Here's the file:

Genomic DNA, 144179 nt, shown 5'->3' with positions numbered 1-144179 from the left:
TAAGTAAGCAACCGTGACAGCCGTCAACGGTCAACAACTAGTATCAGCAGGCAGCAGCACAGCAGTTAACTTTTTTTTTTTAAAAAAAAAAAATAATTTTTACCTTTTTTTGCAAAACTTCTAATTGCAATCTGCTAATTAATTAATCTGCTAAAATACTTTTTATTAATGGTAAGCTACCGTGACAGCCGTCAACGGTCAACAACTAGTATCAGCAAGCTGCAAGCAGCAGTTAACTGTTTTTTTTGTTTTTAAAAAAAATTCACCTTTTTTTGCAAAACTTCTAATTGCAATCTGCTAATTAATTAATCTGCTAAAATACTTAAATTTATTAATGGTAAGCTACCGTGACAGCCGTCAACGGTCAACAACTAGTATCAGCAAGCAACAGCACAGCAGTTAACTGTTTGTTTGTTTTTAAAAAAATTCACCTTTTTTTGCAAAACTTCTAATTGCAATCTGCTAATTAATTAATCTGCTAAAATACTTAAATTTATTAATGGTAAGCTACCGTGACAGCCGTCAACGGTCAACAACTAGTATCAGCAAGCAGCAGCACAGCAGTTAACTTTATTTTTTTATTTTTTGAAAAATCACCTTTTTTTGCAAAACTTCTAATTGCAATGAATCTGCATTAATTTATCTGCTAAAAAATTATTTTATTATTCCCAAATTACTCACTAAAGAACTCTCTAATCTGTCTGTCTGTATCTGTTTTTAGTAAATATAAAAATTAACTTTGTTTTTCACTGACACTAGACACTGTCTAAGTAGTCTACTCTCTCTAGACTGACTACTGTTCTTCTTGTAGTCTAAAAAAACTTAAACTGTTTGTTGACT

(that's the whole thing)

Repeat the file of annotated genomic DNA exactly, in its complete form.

Genomic DNA, 144179 nt, shown 5'->3' with positions numbered 1-144179 from the left:
TAAGTAAGCAACCGTGACAGCCGTCAACGGTCAACAACTAGTATCAGCAGGCAGCAGCACAGCAGTTAACTTTTTTTTTTTAAAAAAAAAAAATAATTTTTACCTTTTTTTGCAAAACTTCTAATTGCAATCTGCTAATTAATTAATCTGCTAAAATACTTTTTATTAATGGTAAGCTACCGTGACAGCCGTCAACGGTCAACAACTAGTATCAGCAAGCTGCAAGCAGCAGTTAACTGTTTTTTTTGTTTTTAAAAAAAATTCACCTTTTTTTGCAAAACTTCTAATTGCAATCTGCTAATTAATTAATCTGCTAAAATACTTAAATTTATTAATGGTAAGCTACCGTGACAGCCGTCAACGGTCAACAACTAGTATCAGCAAGCAACAGCACAGCAGTTAACTGTTTGTTTGTTTTTAAAAAAATTCACCTTTTTTTGCAAAACTTCTAATTGCAATCTGCTAATTAATTAATCTGCTAAAATACTTAAATTTATTAATGGTAAGCTACCGTGACAGCCGTCAACGGTCAACAACTAGTATCAGCAAGCAGCAGCACAGCAGTTAACTTTATTTTTTTATTTTTTGAAAAATCACCTTTTTTTGCAAAACTTCTAATTGCAATGAATCTGCATTAATTTATCTGCTAAAAAATTATTTTATTATTCCCAAATTACTCACTAAAGAACTCTCTAATCTGTCTGTCTGTATCTGTTTTTAGTAAATATAAAAATTAACTTTGTTTTTCACTGACACTAGACACTGTCTAAGTAGTCTACTCTCTCTAGACTGACTACTGTTCTTCTTGTAGTCTAAAAAAACTTAAACTGTTTGTTGACT